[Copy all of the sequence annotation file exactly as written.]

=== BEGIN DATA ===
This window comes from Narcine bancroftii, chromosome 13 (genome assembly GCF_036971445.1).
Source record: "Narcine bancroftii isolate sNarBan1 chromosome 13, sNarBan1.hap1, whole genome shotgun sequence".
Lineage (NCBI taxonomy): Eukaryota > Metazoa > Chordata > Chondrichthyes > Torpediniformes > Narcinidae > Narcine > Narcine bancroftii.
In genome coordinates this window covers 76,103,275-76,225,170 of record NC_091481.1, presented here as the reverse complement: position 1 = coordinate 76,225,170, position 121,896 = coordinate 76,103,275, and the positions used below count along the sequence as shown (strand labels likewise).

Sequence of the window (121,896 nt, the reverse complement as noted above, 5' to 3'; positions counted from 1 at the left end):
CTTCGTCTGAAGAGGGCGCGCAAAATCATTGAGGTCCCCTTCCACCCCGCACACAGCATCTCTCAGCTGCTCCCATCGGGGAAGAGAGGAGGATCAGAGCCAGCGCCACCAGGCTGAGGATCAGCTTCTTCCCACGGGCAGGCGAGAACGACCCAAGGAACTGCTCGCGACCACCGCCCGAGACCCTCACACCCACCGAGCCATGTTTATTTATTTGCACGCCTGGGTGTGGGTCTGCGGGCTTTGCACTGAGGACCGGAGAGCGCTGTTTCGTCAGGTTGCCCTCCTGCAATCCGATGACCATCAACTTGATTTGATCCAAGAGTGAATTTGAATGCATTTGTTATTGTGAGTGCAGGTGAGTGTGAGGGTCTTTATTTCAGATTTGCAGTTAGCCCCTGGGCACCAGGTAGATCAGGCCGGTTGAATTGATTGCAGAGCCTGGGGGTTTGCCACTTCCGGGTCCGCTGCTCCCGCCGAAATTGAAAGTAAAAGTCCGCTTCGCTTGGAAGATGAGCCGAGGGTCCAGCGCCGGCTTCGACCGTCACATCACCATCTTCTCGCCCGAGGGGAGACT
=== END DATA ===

This window comes from Narcine bancroftii, chromosome 13 (genome assembly GCF_036971445.1).
Source record: "Narcine bancroftii isolate sNarBan1 chromosome 13, sNarBan1.hap1, whole genome shotgun sequence".
Lineage (NCBI taxonomy): Eukaryota > Metazoa > Chordata > Chondrichthyes > Torpediniformes > Narcinidae > Narcine > Narcine bancroftii.
In genome coordinates this window covers 76,103,275-76,225,170 of record NC_091481.1, presented here as the reverse complement: position 1 = coordinate 76,225,170, position 121,896 = coordinate 76,103,275, and the positions used below count along the sequence as shown (strand labels likewise).

Sequence of the window (121,896 nt, the reverse complement as noted above, 5' to 3'; positions counted from 1 at the left end):
CTTCGTCTGAAGAGGGCGCGCAAAATCATTGAGGTCCCCTTCCACCCCGCACACAGCATCTCTCAGCTGCTCCCATCGGGGAAGAGAGGAGGATCAGAGCCAGCGCCACCAGGCTGAGGATCAGCTTCTTCCCACGGGCAGGCGAGAACGACCCAAGGAACTGCTCGCGACCACCGCCCGAGACCCTCACACCCACCGAGCCATGTTTATTTATTTGCACGCCTGGGTGTGGGTCTGCGGGCTTTGCACTGAGGACCGGAGAGCGCTGTTTCGTCAGGTTGCCCTCCTGCAATCCGATGACCATCAACTTGATTTGATCCAAGAGTGAATTTGAATGCATTTGTTATTGTGAGTGCAGGTGAGTGTGAGGGTCTTTATTTCAGATTTGCAGTTAGCCCCTGGGCACCAGGTAGATCAGGCCGGTTGAATTGATTGCAGAGCCTGGGGGTTTGCCACTTCCGGGTCCGCTGCTCCCGCCGAAATTGAAAGTAAAAGTCCGCTTCGCTTGGAAGATGAGCCGAGGGTCCAGCGCCGGCTTCGACCGTCACATCACCATCTTCTCGCCCGAGGGGAGACT